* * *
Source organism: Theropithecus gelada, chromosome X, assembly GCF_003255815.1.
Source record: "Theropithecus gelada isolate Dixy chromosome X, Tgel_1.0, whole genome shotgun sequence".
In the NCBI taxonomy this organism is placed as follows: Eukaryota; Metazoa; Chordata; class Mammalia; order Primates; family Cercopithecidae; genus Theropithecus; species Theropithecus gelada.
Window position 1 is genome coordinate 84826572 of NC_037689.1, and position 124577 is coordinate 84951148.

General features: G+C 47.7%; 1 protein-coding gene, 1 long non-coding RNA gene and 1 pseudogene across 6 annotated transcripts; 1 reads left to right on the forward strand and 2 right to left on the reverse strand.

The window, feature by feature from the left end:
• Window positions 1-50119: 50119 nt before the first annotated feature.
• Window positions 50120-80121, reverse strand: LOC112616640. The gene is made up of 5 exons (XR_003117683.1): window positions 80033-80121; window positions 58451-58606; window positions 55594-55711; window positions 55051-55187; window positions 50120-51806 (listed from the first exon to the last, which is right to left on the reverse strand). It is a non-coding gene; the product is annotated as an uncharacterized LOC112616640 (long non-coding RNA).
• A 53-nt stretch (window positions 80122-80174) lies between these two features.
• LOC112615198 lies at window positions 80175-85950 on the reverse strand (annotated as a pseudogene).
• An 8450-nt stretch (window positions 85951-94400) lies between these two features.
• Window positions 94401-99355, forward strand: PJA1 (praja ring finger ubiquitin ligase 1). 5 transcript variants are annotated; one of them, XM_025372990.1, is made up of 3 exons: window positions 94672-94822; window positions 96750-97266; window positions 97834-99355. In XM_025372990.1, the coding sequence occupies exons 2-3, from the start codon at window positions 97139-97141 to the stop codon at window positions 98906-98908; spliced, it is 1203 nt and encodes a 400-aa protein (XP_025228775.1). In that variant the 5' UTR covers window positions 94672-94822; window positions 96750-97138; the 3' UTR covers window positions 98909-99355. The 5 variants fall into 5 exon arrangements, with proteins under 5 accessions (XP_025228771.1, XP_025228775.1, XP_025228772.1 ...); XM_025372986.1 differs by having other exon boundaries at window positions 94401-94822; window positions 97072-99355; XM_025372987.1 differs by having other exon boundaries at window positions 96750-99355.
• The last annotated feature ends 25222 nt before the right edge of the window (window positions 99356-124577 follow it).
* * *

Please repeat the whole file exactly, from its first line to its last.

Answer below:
Source organism: Theropithecus gelada, chromosome X, assembly GCF_003255815.1.
Source record: "Theropithecus gelada isolate Dixy chromosome X, Tgel_1.0, whole genome shotgun sequence".
In the NCBI taxonomy this organism is placed as follows: Eukaryota; Metazoa; Chordata; class Mammalia; order Primates; family Cercopithecidae; genus Theropithecus; species Theropithecus gelada.
Window position 1 is genome coordinate 84826572 of NC_037689.1, and position 124577 is coordinate 84951148.

General features: G+C 47.7%; 1 protein-coding gene, 1 long non-coding RNA gene and 1 pseudogene across 6 annotated transcripts; 1 reads left to right on the forward strand and 2 right to left on the reverse strand.

The window, feature by feature from the left end:
• Window positions 1-50119: 50119 nt before the first annotated feature.
• Window positions 50120-80121, reverse strand: LOC112616640. The gene is made up of 5 exons (XR_003117683.1): window positions 80033-80121; window positions 58451-58606; window positions 55594-55711; window positions 55051-55187; window positions 50120-51806 (listed from the first exon to the last, which is right to left on the reverse strand). It is a non-coding gene; the product is annotated as an uncharacterized LOC112616640 (long non-coding RNA).
• A 53-nt stretch (window positions 80122-80174) lies between these two features.
• LOC112615198 lies at window positions 80175-85950 on the reverse strand (annotated as a pseudogene).
• An 8450-nt stretch (window positions 85951-94400) lies between these two features.
• Window positions 94401-99355, forward strand: PJA1 (praja ring finger ubiquitin ligase 1). 5 transcript variants are annotated; one of them, XM_025372990.1, is made up of 3 exons: window positions 94672-94822; window positions 96750-97266; window positions 97834-99355. In XM_025372990.1, the coding sequence occupies exons 2-3, from the start codon at window positions 97139-97141 to the stop codon at window positions 98906-98908; spliced, it is 1203 nt and encodes a 400-aa protein (XP_025228775.1). In that variant the 5' UTR covers window positions 94672-94822; window positions 96750-97138; the 3' UTR covers window positions 98909-99355. The 5 variants fall into 5 exon arrangements, with proteins under 5 accessions (XP_025228771.1, XP_025228775.1, XP_025228772.1 ...); XM_025372986.1 differs by having other exon boundaries at window positions 94401-94822; window positions 97072-99355; XM_025372987.1 differs by having other exon boundaries at window positions 96750-99355.
• The last annotated feature ends 25222 nt before the right edge of the window (window positions 99356-124577 follow it).